In consumer technology, as in biology, mutations tend to be useless or maladaptive. The Taser isn't improved by being combined with an mp3 player, unless you believe that two capabilities are automatically better than one, no matter how incompatible they may be. I think it's fair to suggest that turning a dangerous weapon into yet another lifestyle accessory - one that distracts you from your surroundings, no less - makes users and innocent bystanders less safe.
Now, there's talk among Serious People of marketing a cellphone that doubles as a radiation detector:
"The likely targets of a potential terrorist attack would be big cities with concentrated populations, and a system like this would make it very difficult for someone to go undetected with a radiological dirty bomb in such an area," said Longman, who also is Purdue alumnus. "The more people are walking around with cell phones and PDAs, the easier it would be to detect and catch the perpetrator. We are asking the public to push for this."Let's imagine for a moment that I'm an actual terrorist, rather than a member of that Islamopacifascist fifth column, the American Left. Let's suppose further that I have access to radioactive material, and that I don't want it to go undetected. What's to stop me from putting it in magnetic containers on the undercarriage of UPS trucks, or crosstown buses? Or taping it under subway or taxicab or bicycle seats? Or floating it down rivers and canals? Or mailing it?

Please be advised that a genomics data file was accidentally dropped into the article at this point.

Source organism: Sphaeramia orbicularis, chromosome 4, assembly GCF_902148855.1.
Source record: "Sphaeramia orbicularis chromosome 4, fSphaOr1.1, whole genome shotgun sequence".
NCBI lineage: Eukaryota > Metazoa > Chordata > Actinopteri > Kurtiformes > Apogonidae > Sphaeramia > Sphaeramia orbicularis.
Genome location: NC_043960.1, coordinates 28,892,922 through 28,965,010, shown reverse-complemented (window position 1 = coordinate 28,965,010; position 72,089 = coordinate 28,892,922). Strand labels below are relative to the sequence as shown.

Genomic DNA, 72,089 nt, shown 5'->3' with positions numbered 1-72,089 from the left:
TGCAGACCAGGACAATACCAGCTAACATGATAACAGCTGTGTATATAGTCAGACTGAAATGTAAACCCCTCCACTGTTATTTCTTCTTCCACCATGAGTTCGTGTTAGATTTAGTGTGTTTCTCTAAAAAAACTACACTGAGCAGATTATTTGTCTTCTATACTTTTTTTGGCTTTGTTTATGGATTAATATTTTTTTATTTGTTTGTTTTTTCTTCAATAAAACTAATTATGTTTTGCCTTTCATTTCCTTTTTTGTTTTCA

It seems to me that anyone who took these steps could cost one or more cities a great deal of money, and citizens a huge amount of trouble and worry, while undermining whatever remained of public faith in our "protectors." This is a perfect example of how easily anti-terrorist technology can become a readymade weapon, or a force multiplier, making us more vulnerable to disruption and despair as well as to violence. Schemes like this one are the technocratic equivalent of an autoimmune disorder.
If these modern-day Tom Swifts have considered this argument, they're keeping quiet about it:
The system could be trained to ignore known radiation sources, such as hospitals, and radiation from certain common items, such as bananas, which contain a radioactive isotope of potassium.Which would be great, in theory, if human beings of average intelligence weren't more than smart enough to outwit it, and to turn it against us.
"The radiological dirty bomb or a suitcase nuclear weapon is going to give off higher levels of radiation than those background sources," Fischbach said. "The system would be sensitive enough to detect these tiny levels of radiation, but it would be smart enough to discern which sources posed potential threats and which are harmless."
In other news, our infrastructure is crumbling. Which is why it's disheartening to learn that research into this miracle cellphone "has been funded by the Indiana Department of Transportation through the Joint Transportation Research Program and School of Civil Engineering at Purdue."